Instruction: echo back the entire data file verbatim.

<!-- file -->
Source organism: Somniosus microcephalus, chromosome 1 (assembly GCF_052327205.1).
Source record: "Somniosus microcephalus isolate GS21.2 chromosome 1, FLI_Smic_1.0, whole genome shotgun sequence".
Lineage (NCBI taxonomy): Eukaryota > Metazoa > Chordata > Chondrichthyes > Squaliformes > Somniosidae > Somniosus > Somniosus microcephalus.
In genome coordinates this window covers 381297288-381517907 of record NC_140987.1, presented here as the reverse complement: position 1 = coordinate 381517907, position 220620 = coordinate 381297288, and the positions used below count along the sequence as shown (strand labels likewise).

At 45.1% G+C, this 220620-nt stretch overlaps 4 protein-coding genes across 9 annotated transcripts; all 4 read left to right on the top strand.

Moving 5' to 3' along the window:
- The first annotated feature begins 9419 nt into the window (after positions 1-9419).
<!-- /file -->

Source organism: Somniosus microcephalus, chromosome 1 (assembly GCF_052327205.1).
Source record: "Somniosus microcephalus isolate GS21.2 chromosome 1, FLI_Smic_1.0, whole genome shotgun sequence".
Lineage (NCBI taxonomy): Eukaryota > Metazoa > Chordata > Chondrichthyes > Squaliformes > Somniosidae > Somniosus > Somniosus microcephalus.
In genome coordinates this window covers 381297288-381517907 of record NC_140987.1, presented here as the reverse complement: position 1 = coordinate 381517907, position 220620 = coordinate 381297288, and the positions used below count along the sequence as shown (strand labels likewise).

At 45.1% G+C, this 220620-nt stretch overlaps 4 protein-coding genes across 9 annotated transcripts; all 4 read left to right on the top strand.

Moving 5' to 3' along the window:
- The first annotated feature begins 9419 nt into the window (after positions 1-9419).